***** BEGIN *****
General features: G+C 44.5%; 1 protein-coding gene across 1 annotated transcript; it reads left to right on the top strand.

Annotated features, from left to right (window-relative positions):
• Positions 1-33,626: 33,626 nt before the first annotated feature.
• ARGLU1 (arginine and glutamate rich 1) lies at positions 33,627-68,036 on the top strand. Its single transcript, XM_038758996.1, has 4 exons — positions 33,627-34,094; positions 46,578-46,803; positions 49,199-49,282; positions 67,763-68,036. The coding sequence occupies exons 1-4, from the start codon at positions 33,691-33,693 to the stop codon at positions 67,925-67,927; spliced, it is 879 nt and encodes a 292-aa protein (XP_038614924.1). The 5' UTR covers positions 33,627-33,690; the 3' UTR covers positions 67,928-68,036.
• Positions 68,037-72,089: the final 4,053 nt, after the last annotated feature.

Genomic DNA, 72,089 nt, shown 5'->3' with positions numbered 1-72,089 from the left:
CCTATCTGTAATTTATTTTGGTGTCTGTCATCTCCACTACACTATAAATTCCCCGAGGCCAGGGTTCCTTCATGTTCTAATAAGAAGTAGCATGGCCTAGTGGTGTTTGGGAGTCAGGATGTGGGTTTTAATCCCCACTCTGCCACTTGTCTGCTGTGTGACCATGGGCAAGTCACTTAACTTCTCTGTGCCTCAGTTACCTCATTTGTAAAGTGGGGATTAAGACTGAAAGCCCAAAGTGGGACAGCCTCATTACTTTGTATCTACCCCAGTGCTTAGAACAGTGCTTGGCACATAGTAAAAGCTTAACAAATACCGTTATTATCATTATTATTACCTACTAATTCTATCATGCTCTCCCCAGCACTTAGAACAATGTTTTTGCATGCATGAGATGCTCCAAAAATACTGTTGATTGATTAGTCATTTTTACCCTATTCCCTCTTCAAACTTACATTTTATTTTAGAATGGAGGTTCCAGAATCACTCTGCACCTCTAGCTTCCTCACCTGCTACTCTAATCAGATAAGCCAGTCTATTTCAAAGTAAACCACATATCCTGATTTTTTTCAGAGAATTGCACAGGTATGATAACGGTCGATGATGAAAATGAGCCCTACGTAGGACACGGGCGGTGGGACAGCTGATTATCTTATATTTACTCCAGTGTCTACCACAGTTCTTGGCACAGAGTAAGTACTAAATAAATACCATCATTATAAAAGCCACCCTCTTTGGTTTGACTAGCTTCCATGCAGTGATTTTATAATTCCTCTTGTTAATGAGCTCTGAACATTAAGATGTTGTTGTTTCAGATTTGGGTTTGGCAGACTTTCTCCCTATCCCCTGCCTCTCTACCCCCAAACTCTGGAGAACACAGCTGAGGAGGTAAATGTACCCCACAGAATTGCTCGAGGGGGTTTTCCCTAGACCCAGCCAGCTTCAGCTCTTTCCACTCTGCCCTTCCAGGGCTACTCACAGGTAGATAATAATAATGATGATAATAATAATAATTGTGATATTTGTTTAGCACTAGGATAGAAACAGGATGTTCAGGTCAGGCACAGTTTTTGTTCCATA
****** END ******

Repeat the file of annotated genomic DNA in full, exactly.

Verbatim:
General features: G+C 44.5%; 1 protein-coding gene across 1 annotated transcript; it reads left to right on the top strand.

Annotated features, from left to right (window-relative positions):
• Positions 1-33,626: 33,626 nt before the first annotated feature.
• ARGLU1 (arginine and glutamate rich 1) lies at positions 33,627-68,036 on the top strand. Its single transcript, XM_038758996.1, has 4 exons — positions 33,627-34,094; positions 46,578-46,803; positions 49,199-49,282; positions 67,763-68,036. The coding sequence occupies exons 1-4, from the start codon at positions 33,691-33,693 to the stop codon at positions 67,925-67,927; spliced, it is 879 nt and encodes a 292-aa protein (XP_038614924.1). The 5' UTR covers positions 33,627-33,690; the 3' UTR covers positions 67,928-68,036.
• Positions 68,037-72,089: the final 4,053 nt, after the last annotated feature.

Genomic DNA, 72,089 nt, shown 5'->3' with positions numbered 1-72,089 from the left:
CCTATCTGTAATTTATTTTGGTGTCTGTCATCTCCACTACACTATAAATTCCCCGAGGCCAGGGTTCCTTCATGTTCTAATAAGAAGTAGCATGGCCTAGTGGTGTTTGGGAGTCAGGATGTGGGTTTTAATCCCCACTCTGCCACTTGTCTGCTGTGTGACCATGGGCAAGTCACTTAACTTCTCTGTGCCTCAGTTACCTCATTTGTAAAGTGGGGATTAAGACTGAAAGCCCAAAGTGGGACAGCCTCATTACTTTGTATCTACCCCAGTGCTTAGAACAGTGCTTGGCACATAGTAAAAGCTTAACAAATACCGTTATTATCATTATTATTACCTACTAATTCTATCATGCTCTCCCCAGCACTTAGAACAATGTTTTTGCATGCATGAGATGCTCCAAAAATACTGTTGATTGATTAGTCATTTTTACCCTATTCCCTCTTCAAACTTACATTTTATTTTAGAATGGAGGTTCCAGAATCACTCTGCACCTCTAGCTTCCTCACCTGCTACTCTAATCAGATAAGCCAGTCTATTTCAAAGTAAACCACATATCCTGATTTTTTTCAGAGAATTGCACAGGTATGATAACGGTCGATGATGAAAATGAGCCCTACGTAGGACACGGGCGGTGGGACAGCTGATTATCTTATATTTACTCCAGTGTCTACCACAGTTCTTGGCACAGAGTAAGTACTAAATAAATACCATCATTATAAAAGCCACCCTCTTTGGTTTGACTAGCTTCCATGCAGTGATTTTATAATTCCTCTTGTTAATGAGCTCTGAACATTAAGATGTTGTTGTTTCAGATTTGGGTTTGGCAGACTTTCTCCCTATCCCCTGCCTCTCTACCCCCAAACTCTGGAGAACACAGCTGAGGAGGTAAATGTACCCCACAGAATTGCTCGAGGGGGTTTTCCCTAGACCCAGCCAGCTTCAGCTCTTTCCACTCTGCCCTTCCAGGGCTACTCACAGGTAGATAATAATAATGATGATAATAATAATAATTGTGATATTTGTTTAGCACTAGGATAGAAACAGGATGTTCAGGTCAGGCACAGTTTTTGTTCCATA